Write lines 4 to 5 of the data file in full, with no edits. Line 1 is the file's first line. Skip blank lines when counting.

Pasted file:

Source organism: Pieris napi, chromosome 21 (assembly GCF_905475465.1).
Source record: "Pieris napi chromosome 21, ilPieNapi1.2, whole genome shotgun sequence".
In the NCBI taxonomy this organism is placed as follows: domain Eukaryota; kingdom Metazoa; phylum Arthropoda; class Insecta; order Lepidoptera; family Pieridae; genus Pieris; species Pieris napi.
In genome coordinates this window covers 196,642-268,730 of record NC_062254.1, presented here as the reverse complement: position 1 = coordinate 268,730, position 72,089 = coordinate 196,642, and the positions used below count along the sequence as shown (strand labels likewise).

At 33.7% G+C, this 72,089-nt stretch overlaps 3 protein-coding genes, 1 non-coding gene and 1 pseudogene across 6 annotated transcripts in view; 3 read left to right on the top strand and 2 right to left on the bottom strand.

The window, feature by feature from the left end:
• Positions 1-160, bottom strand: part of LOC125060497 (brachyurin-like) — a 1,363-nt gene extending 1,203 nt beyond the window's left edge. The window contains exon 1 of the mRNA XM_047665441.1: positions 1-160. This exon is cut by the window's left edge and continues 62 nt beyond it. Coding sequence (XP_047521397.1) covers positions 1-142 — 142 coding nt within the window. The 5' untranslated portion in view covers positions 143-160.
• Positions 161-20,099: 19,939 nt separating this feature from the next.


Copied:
In genome coordinates this window covers 196,642-268,730 of record NC_062254.1, presented here as the reverse complement: position 1 = coordinate 268,730, position 72,089 = coordinate 196,642, and the positions used below count along the sequence as shown (strand labels likewise).

At 33.7% G+C, this 72,089-nt stretch overlaps 3 protein-coding genes, 1 non-coding gene and 1 pseudogene across 6 annotated transcripts in view; 3 read left to right on the top strand and 2 right to left on the bottom strand.